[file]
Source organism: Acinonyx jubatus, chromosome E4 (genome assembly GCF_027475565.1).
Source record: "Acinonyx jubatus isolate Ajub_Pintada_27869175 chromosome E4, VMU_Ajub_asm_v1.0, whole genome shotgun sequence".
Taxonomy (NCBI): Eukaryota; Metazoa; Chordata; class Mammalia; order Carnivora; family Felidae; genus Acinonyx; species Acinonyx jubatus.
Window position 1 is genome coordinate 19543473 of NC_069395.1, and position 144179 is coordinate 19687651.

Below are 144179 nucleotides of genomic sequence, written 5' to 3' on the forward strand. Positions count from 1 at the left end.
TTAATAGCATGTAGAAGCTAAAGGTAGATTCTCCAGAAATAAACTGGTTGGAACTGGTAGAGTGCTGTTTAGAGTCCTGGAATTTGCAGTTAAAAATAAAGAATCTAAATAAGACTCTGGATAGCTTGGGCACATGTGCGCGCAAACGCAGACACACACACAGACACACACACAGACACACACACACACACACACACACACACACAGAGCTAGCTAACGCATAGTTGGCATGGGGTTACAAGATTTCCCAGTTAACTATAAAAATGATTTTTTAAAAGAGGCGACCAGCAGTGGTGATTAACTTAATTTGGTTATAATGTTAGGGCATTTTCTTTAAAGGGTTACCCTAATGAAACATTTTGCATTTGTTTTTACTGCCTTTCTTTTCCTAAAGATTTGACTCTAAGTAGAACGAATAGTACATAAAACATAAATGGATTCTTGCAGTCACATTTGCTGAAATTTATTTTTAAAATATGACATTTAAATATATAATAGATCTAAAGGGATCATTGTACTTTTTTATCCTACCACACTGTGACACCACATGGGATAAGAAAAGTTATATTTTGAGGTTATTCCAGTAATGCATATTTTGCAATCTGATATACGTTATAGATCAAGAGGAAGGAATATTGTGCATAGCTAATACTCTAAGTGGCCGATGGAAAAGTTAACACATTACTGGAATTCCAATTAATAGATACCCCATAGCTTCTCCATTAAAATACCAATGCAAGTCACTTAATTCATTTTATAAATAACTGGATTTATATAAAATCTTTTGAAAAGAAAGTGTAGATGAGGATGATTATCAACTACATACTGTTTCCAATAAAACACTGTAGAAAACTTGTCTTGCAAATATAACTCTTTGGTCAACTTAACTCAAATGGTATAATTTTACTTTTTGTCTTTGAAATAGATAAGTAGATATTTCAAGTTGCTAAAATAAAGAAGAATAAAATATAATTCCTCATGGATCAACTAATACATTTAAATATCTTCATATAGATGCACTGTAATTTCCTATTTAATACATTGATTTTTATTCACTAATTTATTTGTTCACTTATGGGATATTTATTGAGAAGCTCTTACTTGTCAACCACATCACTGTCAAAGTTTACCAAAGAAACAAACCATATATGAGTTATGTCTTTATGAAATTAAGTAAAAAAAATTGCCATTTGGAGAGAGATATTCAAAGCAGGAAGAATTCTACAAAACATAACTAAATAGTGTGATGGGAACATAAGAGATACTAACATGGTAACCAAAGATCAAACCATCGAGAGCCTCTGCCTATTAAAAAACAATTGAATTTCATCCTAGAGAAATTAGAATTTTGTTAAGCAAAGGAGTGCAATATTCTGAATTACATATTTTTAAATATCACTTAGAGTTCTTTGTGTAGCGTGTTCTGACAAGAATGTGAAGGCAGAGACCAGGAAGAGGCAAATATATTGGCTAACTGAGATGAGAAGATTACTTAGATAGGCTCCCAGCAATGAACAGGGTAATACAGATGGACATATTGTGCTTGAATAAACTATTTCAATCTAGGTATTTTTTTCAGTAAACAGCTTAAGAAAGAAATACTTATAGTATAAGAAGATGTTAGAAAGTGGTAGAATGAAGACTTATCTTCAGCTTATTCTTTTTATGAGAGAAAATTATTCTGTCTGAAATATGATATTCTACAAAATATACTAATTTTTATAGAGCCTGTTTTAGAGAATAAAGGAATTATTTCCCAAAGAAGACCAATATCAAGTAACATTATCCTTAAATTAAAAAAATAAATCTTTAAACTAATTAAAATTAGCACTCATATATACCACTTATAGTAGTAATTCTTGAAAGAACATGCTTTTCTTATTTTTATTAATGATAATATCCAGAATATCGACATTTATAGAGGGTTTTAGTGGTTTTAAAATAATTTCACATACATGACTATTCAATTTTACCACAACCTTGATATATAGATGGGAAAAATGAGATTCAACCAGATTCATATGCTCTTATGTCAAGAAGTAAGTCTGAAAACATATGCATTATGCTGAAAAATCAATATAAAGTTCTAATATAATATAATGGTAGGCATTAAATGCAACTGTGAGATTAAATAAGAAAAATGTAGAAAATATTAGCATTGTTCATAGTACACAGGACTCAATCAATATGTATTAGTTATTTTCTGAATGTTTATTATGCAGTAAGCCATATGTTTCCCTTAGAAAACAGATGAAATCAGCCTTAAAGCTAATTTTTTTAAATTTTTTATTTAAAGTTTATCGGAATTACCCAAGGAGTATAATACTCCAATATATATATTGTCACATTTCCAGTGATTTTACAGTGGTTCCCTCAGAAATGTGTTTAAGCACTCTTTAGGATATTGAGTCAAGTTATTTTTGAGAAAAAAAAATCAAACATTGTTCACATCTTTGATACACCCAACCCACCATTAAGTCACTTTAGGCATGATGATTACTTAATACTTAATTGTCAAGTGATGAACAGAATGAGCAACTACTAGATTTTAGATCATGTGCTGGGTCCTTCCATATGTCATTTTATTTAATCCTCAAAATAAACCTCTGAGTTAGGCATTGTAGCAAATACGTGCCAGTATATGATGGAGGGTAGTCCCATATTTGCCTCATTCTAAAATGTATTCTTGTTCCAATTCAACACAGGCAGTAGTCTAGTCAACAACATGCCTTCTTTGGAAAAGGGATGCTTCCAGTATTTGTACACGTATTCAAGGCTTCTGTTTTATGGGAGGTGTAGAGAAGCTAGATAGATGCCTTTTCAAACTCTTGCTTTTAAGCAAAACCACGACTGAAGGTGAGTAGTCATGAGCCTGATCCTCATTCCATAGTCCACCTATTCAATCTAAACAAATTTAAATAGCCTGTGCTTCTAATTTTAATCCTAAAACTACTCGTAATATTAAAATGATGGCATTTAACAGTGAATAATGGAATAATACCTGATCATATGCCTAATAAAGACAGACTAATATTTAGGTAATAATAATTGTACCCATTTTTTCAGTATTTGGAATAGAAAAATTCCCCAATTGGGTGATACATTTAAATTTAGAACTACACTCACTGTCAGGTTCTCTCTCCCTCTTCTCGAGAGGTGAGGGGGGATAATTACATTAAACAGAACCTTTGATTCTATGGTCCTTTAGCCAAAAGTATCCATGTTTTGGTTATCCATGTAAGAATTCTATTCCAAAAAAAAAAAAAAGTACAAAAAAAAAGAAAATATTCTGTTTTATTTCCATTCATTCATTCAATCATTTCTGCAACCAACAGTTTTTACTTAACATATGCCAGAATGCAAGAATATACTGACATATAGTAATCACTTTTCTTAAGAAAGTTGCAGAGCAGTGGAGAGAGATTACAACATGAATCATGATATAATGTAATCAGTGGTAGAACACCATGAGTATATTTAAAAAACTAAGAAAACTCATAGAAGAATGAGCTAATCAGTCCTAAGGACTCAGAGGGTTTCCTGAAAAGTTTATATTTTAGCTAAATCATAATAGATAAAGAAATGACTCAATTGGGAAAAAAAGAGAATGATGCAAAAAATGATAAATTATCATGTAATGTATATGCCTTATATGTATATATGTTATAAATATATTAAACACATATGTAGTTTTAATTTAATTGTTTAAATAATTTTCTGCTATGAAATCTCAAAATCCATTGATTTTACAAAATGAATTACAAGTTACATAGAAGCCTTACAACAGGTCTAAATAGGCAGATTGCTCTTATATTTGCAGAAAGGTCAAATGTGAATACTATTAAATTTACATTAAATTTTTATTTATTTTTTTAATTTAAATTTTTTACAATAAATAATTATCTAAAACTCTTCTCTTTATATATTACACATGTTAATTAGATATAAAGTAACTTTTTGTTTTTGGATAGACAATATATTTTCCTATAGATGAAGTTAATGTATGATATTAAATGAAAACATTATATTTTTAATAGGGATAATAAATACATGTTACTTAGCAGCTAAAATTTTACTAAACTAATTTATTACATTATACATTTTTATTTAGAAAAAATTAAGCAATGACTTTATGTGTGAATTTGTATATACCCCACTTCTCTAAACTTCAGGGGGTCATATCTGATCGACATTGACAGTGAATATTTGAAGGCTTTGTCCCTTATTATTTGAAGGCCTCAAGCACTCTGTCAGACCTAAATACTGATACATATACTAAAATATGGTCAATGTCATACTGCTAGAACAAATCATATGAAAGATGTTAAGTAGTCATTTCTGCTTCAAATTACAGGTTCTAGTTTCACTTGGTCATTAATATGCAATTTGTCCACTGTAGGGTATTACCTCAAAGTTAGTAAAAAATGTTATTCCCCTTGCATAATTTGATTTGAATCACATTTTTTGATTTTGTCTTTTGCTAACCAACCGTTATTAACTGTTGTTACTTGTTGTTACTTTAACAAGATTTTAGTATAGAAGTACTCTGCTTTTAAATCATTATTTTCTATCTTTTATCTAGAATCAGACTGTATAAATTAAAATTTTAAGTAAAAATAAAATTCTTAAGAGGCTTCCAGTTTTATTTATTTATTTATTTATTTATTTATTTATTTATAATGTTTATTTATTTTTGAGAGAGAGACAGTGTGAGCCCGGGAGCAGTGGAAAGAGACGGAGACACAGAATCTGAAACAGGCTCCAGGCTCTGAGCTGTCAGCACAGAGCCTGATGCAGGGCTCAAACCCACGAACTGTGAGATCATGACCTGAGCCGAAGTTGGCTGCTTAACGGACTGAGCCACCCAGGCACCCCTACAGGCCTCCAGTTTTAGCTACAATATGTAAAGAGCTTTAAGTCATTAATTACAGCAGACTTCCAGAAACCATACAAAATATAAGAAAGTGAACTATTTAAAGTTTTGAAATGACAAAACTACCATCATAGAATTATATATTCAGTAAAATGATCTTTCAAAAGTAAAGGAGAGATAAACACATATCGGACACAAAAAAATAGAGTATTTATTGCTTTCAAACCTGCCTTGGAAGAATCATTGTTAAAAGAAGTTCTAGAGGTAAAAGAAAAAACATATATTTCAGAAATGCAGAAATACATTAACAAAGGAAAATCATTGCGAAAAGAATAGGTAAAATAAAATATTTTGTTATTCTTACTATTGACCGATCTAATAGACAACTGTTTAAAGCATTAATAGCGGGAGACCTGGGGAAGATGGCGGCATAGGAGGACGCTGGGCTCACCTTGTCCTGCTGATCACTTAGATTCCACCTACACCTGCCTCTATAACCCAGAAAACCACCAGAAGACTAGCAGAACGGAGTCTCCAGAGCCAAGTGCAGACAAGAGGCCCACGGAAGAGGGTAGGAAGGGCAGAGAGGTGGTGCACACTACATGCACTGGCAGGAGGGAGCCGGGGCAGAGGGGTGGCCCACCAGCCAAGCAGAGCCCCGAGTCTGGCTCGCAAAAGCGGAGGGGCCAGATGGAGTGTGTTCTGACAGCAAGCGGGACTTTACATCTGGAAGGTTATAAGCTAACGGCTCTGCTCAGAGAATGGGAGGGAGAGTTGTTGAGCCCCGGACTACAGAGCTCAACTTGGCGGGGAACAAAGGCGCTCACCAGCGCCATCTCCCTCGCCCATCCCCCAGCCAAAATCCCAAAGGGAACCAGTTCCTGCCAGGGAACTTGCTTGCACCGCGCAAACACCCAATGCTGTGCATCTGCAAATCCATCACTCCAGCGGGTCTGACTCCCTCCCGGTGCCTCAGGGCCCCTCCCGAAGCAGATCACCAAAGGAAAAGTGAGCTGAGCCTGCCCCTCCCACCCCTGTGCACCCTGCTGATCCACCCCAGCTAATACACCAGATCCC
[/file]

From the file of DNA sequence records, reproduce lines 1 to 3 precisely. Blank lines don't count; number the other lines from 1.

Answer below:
Source organism: Acinonyx jubatus, chromosome E4 (genome assembly GCF_027475565.1).
Source record: "Acinonyx jubatus isolate Ajub_Pintada_27869175 chromosome E4, VMU_Ajub_asm_v1.0, whole genome shotgun sequence".
Taxonomy (NCBI): Eukaryota; Metazoa; Chordata; class Mammalia; order Carnivora; family Felidae; genus Acinonyx; species Acinonyx jubatus.